The library on Kar-Charrat is one of the wonders of the Universe. It is also hidden from all but a few select species. The Doctor and Ace discover that the librarians have found a new way of storing data – a wetworks facility – but the machine has attracted unwanted attention, and the Doctor soon finds himself pitted against his oldest and deadliest enemies…
Sylvester McCoy is the Doctor in The Genocide Machine.
Sylvester McCoy (The Doctor)
Sophie Aldred (Ace)
Daniel Gabriel (Rappel/Phantom Voices)
Louise Faulkner (Bev Tarrant)
Bruce Montague (Chief Librarian Elgin)
Nicholas Briggs (Cataloguer Prink/Dalek Voices)
Alistair Lock (Dalek Voices)
Written By: Nicholas Briggs
Directed By: Nicholas Briggs
X X X X X
“YOU WILL COM-PLY!”
“I AM UN-DER ATT-ACK!”
“MY VISION IS IM-PAIRED! I CAN-NOT SEE!”
“EX-TER-MIN-NATE! EX-TER-MIN-NATE! EX-TER-MIN-NATE!”
Either they’re harmless little pepperpots on wheels, or they’re the scariest things in the known universe. Bubbling lumps of hate in armored casings who believe they are the superior species in the galaxy, with all other forms of life worth of nothing less than genocidal extermination. Introduced in the second television serial opposite William Hartnell, the Daleks quickly became THE greatest enemy of the Doctor. An entire generation of British schoolchildren learned to hide behind the couch when the Daleks appeared on screen. And it was the Daleks that not only brought down the Time Lords during the Time War, but where Gallifrey died, the Daleks managed to survive, as they always do…
To no one’s surprise, the Daleks were the first villains from the television series to be introduced into the Big Finish line of audios. Their debut should have been a grand moment, but sadly, The Genocide Machine suffers from a mish-mash of ideas that don’t quite gel together, a weak supporting cast, and some horrible, horrible dialogue that drags the whole thing down, even as the Daleks do their best, for once, to save things.
The library on the jungle planet of Kar-Charrat holds every piece of information in the universe. Their librarians are always scouring the cosmos for every scrap of data they can find, constantly working to update their stores and maintain their accuracy. When Ace finds some overdue books in the TARDIS, the Doctor decides a visit to the library is an excellent idea. Of course, very few people KNOW Kar-Charrat exists, as it’s hidden behind a temporal shield for its protection. After all, all the information in the known universe could be a very powerful weapon in the wrong hands.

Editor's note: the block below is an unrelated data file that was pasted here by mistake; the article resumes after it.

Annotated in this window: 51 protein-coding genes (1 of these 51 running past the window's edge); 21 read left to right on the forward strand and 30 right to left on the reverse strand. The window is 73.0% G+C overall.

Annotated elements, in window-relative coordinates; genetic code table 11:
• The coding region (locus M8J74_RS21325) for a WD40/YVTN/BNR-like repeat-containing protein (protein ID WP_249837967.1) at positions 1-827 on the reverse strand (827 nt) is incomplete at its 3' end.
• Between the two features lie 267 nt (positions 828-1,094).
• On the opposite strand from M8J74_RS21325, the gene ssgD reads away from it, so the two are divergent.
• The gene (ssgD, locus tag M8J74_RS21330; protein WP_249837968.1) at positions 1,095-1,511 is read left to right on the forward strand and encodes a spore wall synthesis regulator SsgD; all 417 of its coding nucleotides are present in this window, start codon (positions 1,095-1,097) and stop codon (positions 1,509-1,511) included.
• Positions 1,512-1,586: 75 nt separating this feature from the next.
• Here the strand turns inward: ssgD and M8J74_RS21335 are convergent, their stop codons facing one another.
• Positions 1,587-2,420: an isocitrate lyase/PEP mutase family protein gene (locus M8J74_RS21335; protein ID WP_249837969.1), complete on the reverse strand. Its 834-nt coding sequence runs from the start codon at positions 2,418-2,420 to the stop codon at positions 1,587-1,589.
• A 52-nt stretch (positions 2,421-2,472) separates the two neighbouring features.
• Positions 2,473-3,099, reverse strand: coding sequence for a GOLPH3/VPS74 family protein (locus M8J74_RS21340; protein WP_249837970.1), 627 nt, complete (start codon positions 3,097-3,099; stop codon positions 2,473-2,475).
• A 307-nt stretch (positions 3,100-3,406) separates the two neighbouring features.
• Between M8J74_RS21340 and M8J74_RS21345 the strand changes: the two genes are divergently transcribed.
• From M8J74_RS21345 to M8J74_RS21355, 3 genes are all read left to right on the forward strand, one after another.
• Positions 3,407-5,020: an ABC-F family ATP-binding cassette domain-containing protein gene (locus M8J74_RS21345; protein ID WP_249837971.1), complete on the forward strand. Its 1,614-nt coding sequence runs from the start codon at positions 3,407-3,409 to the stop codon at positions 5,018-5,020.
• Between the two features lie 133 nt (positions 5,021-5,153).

Nearby, Bev Tarrant (who also appears in the previously-reviewed-but-later-in-canon serial Dust Breeding) and her salvage team study an ancient ziggurat. The structure, however, holds a Dalek, one who has been waiting in hibernation for centuries for a Time Lord to show up, as only a time-sensitive being could penetrate the library’s defenses and allow the Daleks to seize their prize – the Wetworks Facility, the library’s answer to the Matrix of Gallifrey; storage tanks where every scrap of information is embedded upon the very molecules of water.
Let’s start with the Daleks. They are easily the high point of The Genocide Machine. If you were a long-time fan of Doctor Who and had a chance to both write AND play a Dalek in a serial, you’d be as giddy as a clam. Nicholas Briggs and Alistair Lock absolutely shine as the voices of the Daleks. With the aid of altered voices, the pair nail the Daleks, in terms of volume (there’s a reason Daleks scream), in terms of superiority (in ordering both prisoners AND subordinate Daleks about) and in terms of chaos (the massacre of the library’s staff is very harrowing to hear, laser fire, human screams, and Dalek screams). There are a few moments when a Dalek goes absolutely insane due to all the information in its head, and hearing it scream as it opens fires on everything and everyone is amazing. It’s a scene that might have come off a little cheesy had it been on television, but in audio form, the insane Dalek is a thing of horrible beauty. Briggs and Lock really deserve credit for not only portraying the Daleks in the manner they do, but also coming up with a plan that would have been right at home among the television Daleks; the long game, waiting for a Time Lord to show up as they always do so they can engage in their “unstoppable” plan to control the universe.